1 Day In Sortelha: The Perfect Sortelha Itinerary

Located in Sabugal in the Guarda district, the small mountain village of Sortelha is one of the “12 Historical Villages of Portugal” (a program created by the Portuguese government in 1991, to restore and enhance a series of villages in the Beira Interior region, older than the country itself).

With more than 800 years of history, Sortelha is one of the oldest and most charming villages in the country, where there’s no shortage of places to discover, explore, and photograph. Here, you can visit religious temples, manor houses, and even a grand medieval castle!

So, do you want to know more about the 1 Day In Sortelha: The Perfect Sortelha Itinerary? Keep reading!

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Sortelha Itinerary
Sortelha Itinerary

Brief History of Sortelha

The history of Sortelha has more than eight centuries of history and dates back to 1228, the year in which it received a Charter by King Sancho II. From that moment onwards, the Sortelha Castle began to be built, leading to the development of the first urban center within the walls, between the 13th and 14th centuries.

During the reign of King Manuel I (1495-1521), the town of Sortelha was the target of extensive restructuring and requalification work. And in response to population growth, the first residences and administrative structures outside the Castle began to be built, including the Pillory, the Town Council and Prison, and several manor houses.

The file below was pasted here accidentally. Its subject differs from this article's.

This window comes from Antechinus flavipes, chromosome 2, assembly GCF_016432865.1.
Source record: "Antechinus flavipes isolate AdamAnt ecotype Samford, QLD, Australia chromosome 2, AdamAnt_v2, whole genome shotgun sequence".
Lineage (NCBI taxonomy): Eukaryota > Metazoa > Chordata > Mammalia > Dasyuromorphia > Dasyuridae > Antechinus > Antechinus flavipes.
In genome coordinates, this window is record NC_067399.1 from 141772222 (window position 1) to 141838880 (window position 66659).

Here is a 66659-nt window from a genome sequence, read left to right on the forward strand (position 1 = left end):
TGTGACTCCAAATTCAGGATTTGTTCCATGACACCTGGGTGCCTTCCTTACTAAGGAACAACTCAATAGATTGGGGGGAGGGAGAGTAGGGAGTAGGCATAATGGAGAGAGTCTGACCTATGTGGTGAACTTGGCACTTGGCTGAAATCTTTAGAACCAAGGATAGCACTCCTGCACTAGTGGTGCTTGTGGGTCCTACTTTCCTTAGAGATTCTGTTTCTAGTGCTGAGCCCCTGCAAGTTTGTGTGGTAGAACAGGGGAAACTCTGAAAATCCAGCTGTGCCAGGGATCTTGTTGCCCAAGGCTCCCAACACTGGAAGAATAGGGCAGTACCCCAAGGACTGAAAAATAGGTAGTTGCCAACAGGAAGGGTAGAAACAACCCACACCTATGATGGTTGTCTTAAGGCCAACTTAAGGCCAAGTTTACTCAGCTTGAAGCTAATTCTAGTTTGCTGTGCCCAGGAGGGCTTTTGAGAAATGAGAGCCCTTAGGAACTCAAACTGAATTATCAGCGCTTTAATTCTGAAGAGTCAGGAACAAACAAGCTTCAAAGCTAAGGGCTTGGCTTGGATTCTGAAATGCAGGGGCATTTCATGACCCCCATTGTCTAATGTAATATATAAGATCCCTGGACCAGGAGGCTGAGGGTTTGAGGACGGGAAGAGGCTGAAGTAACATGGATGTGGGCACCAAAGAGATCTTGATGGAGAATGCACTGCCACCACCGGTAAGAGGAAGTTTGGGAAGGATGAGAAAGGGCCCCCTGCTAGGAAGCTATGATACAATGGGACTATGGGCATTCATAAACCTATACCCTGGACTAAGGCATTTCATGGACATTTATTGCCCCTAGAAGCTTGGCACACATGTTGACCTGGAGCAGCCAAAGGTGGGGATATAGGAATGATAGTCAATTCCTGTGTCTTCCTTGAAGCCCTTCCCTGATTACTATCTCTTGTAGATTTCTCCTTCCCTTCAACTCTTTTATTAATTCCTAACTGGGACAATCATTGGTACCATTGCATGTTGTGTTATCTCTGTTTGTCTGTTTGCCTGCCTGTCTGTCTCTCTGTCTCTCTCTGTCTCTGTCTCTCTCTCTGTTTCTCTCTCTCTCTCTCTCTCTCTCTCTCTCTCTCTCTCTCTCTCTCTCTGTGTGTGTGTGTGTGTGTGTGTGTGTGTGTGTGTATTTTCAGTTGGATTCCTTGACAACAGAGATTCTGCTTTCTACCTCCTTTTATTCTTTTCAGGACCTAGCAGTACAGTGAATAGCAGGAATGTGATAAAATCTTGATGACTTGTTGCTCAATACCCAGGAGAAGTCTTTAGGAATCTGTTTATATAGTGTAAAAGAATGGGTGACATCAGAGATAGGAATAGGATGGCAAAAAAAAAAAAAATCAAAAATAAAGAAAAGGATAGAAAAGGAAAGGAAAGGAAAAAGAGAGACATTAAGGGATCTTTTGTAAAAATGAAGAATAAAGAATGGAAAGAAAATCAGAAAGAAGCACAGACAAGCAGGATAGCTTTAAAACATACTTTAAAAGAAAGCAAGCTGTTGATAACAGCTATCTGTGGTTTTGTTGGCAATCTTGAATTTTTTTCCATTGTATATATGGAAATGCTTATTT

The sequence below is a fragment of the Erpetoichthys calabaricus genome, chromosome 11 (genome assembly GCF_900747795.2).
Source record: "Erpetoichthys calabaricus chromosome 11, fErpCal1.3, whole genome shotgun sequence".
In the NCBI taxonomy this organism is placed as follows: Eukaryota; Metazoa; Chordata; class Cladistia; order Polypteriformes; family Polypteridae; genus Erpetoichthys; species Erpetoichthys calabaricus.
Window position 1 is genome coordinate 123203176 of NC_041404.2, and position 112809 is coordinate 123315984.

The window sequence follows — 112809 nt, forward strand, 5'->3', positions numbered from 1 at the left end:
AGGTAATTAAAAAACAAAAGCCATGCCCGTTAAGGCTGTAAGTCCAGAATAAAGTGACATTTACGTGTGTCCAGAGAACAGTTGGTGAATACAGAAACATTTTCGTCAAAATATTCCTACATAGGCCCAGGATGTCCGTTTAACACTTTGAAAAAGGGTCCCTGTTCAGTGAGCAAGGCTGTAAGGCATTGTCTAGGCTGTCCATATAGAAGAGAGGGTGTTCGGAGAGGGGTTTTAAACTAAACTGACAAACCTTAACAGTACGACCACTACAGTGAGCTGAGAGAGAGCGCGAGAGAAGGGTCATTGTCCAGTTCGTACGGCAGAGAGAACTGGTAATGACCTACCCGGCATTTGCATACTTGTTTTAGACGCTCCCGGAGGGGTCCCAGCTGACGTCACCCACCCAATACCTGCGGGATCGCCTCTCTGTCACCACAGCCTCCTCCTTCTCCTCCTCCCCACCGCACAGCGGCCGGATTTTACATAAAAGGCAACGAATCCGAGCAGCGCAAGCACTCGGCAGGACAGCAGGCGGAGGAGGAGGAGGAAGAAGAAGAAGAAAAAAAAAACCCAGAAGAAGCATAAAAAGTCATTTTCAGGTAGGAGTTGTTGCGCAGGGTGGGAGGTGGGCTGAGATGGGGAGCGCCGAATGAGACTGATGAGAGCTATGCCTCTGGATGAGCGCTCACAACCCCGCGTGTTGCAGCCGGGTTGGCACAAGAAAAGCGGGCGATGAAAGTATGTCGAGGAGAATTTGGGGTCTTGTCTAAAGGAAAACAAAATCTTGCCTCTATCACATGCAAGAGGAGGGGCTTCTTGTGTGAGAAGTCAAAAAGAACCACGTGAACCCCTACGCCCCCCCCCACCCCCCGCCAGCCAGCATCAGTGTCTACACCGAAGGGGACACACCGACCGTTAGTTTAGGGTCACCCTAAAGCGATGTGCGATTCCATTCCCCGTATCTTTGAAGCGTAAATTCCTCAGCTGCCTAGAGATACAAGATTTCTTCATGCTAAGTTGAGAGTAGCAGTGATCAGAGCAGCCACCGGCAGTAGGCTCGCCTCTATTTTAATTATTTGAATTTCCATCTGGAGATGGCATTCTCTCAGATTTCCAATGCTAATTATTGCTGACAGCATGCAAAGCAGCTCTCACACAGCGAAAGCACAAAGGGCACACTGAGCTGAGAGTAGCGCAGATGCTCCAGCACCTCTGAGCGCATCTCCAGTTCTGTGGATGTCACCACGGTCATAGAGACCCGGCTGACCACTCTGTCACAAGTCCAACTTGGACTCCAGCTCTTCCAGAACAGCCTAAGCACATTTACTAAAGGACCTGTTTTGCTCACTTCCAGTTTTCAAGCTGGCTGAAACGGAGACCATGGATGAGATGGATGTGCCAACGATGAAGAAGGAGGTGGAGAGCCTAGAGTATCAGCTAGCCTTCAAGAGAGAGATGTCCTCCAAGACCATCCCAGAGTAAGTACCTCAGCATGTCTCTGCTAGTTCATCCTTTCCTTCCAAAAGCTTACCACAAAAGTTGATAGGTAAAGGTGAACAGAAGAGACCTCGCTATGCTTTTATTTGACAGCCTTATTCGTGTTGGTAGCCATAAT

Over the centuries, the strategic location of the Sortelha Castle served its defensive purpose, above all as a lookout post. However, in 1855, Sortelha lost its status as the municipality seat, leading to the depopulation of the region. Currently, the historical village has less than 500 inhabitants and most of them live outside the walled enclosure.

Visiting Sortelha

To visit Sortelha, you’ll need a car – or motorbike, bicycle, campervan, whichever you prefer! And if you want to combine a visit to two historical villages on the same day, I recommend Belmonte, Monsanto, or Idanha-a-Velha (20, 52, and 55 km away, respectively).

Honestly, some of the 12 Historical Villages of Portugal can be visited in one morning or afternoon, as is the case of Castelo Mendo, Idanha-a-Velha, Linhares da Beira, Marialva, Piódão, or Sortelha. As for the others, it depends on the number of monuments you want to include in your itinerary.

Since Almeida, Belmonte, Castelo Novo, Castelo Rodrigo, and Monsanto are towns, it’s likely that you’ll need a day (or two) to explore them from one end to the other. And the same happens with Trancoso, which is a city. By the way, here’s the list of the 12 Historical Villages of Portugal:

Sortelha Itinerary

“Old Lady’s Head”

In my opinion, one of the best things to do in Sortelha is to look for the so-called “Old Lady’s Head” in the middle of the mountainous landscape.

For that reason, this was the first point we visited, after arriving in the historical village.

This area of the interior of Portugal is marked by granitic formations – many of them thousands and thousands of years old.

And if the vast majority goes unnoticed by locals and tourists, this has the opposite effect!

The “Old Lady’s Head” in Sortelha got its name precisely because the rock resembles the head of an elderly woman. However, the most imaginative minds say that it’s not just any “old lady”, but rather a witch with a pointed nose and a prominent chin!